Published Feb. 3, 2014
Union membership in South Carolina increased to 69,000 in 2013 from 58,000 the previous year, a U.S. Bureau of Labor Statistics report shows. Only 3.7% of workers in South Carolina belong to unions, and that percentage is the third-lowest nationwide.
South Carolina’s workforce grew to 1.86 million people in 2013, up from 1.77 million in 2012, the report shows.
“If the companies didn’t fight it so much, there would be a lot more,” said Erin McKee, president of the AFL-CIO in South Carolina. “There are a lot of people who want to organize. People are afraid because of what happens when they try to organize. I’m glad we’ve had some successes this year.”
Those successes includes a vote by workers at Prince George Health Care Center in Georgetown to join the United Steelworkers Union and membership gains in the construction industry, McKee said.
She said there are about 14,000 AFL-CIO members in South Carolina.
“I think people are starting to stand up for themselves,” McKee said. “It’s hard to live on a minimum wage of $7.25. A gallon of milk and a loaf of bread is about an hour’s pay. We are having a rough time.”
Nationally, the percentage of wage and salary workers who were members of unions held at 11.3%, or 14.5 million, in 2013. The U.S. Bureau of Labor Statistics has been reported that rate since 1983, when membership was 20.1%, or 17.7 million union members.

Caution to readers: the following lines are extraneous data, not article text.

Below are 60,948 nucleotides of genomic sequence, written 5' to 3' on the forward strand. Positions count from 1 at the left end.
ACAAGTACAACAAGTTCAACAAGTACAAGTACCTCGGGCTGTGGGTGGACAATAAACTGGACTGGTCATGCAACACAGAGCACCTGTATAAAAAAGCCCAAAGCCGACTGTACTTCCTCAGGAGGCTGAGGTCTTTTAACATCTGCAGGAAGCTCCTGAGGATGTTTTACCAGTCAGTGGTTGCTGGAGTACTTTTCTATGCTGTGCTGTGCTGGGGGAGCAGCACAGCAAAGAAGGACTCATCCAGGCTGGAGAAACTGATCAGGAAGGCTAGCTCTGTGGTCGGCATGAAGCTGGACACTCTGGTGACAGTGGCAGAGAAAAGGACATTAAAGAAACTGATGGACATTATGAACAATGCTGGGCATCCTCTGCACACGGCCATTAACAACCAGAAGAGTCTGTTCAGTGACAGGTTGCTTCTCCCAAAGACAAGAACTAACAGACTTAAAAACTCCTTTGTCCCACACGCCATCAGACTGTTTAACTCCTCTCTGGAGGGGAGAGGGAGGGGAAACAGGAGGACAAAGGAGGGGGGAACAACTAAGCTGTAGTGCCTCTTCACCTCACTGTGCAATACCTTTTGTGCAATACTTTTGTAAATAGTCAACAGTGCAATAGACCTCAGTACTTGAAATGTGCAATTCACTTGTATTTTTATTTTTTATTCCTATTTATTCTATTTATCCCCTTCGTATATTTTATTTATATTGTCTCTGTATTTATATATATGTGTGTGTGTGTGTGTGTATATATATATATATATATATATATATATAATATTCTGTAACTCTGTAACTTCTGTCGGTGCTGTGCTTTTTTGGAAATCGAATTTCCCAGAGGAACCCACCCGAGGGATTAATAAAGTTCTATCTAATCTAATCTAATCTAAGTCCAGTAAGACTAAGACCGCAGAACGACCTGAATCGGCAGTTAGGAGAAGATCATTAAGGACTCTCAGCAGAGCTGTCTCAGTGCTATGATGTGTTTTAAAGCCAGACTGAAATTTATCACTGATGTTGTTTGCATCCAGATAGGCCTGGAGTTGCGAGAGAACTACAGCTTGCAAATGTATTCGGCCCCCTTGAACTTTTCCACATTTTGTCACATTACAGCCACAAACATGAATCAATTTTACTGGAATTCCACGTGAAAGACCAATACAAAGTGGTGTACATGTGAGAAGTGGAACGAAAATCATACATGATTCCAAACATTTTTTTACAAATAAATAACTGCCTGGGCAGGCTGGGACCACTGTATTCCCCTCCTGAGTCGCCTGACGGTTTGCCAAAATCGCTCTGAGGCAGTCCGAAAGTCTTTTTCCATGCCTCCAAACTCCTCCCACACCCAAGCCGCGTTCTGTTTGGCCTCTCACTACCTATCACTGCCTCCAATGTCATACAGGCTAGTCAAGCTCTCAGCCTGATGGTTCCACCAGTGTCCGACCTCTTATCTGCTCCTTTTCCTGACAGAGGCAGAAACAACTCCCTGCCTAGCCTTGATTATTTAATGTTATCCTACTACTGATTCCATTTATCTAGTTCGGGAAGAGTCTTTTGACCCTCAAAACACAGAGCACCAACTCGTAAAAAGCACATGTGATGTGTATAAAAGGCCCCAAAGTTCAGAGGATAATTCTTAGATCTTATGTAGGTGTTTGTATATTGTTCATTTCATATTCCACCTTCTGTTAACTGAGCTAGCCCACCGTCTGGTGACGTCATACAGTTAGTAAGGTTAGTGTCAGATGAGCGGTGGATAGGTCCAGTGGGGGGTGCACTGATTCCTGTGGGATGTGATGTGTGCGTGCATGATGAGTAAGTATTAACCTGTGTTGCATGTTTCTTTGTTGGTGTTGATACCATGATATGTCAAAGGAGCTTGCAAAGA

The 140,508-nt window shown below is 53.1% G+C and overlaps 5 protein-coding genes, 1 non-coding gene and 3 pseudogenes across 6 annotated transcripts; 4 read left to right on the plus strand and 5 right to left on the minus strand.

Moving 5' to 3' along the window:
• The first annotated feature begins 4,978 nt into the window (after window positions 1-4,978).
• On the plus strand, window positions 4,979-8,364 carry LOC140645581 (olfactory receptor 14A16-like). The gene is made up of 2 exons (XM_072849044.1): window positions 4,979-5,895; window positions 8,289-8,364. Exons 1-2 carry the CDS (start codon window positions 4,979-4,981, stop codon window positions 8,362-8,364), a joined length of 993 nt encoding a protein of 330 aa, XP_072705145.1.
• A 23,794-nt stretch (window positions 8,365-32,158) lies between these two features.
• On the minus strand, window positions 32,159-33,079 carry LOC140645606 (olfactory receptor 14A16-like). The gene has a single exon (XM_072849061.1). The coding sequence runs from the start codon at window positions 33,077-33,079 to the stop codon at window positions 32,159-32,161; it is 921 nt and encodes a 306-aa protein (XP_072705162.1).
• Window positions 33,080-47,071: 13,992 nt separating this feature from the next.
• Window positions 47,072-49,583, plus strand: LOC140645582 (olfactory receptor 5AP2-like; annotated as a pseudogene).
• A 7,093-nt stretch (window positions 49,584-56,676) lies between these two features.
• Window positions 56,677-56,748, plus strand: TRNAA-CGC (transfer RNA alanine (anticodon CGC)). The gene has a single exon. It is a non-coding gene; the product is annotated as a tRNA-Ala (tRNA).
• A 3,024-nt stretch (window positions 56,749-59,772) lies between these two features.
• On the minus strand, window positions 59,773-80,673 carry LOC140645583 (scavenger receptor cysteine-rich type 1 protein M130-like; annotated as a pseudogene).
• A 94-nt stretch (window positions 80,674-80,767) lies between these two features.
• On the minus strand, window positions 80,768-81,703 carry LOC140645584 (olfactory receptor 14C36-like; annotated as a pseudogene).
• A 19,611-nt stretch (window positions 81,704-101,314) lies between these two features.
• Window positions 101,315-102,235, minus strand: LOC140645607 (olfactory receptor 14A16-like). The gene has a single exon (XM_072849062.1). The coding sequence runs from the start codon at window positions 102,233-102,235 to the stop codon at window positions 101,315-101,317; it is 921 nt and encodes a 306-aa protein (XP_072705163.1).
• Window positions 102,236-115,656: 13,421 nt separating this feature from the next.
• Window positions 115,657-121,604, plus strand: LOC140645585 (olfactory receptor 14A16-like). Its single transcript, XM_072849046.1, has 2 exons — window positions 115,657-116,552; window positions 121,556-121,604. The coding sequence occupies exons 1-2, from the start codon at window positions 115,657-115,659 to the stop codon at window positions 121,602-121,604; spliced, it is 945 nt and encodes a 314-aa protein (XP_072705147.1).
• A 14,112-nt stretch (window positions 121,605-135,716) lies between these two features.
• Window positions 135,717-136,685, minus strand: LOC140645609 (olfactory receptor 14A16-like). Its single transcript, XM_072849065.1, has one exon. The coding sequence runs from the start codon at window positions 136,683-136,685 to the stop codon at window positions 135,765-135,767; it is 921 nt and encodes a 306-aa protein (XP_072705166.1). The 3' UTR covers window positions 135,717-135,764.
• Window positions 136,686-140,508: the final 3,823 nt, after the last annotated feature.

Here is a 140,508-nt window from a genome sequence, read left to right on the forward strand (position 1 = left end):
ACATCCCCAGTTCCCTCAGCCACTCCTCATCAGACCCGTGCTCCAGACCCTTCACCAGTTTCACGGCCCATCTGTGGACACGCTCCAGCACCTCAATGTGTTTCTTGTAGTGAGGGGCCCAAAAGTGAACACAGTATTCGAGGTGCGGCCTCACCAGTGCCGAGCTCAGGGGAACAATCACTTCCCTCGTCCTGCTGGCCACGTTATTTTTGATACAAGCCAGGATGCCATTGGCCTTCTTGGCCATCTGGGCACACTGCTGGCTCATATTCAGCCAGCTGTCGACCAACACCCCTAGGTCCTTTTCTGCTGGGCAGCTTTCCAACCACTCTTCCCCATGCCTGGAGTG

The 10 states with the lowest percentages of union members in its workforce:
- North Carolina 3%
- Arkansas 3.5%
- South Carolina 3.7%
- Mississippi 3.7%
- Utah 3.9%
- Louisiana 4.3%
- Idaho 4.7%
- Texas 4.8%
- South Dakota 4.8%
- Arizona 5%
- Virginia 5%
- Georgia 5.3%
Highlights from the 2013 national data:
- The 35.3% public sector rate was more than five times higher than the 6.7% private sector rate.
- Workers in education, training and library occupations had the highest rate of unionization, at 35.3% for each occupation group.
- Among race and ethnicity groups, black workers had a higher union membership rate in 2013, at 13.6%, than workers who were white 11%, Asian 9.4% or Hispanic 9.4%.
- At 11.9%, men had a higher union membership rate than women, at 10.5%.
- Among states, New York continues to have the highest membership rate at 24.4%.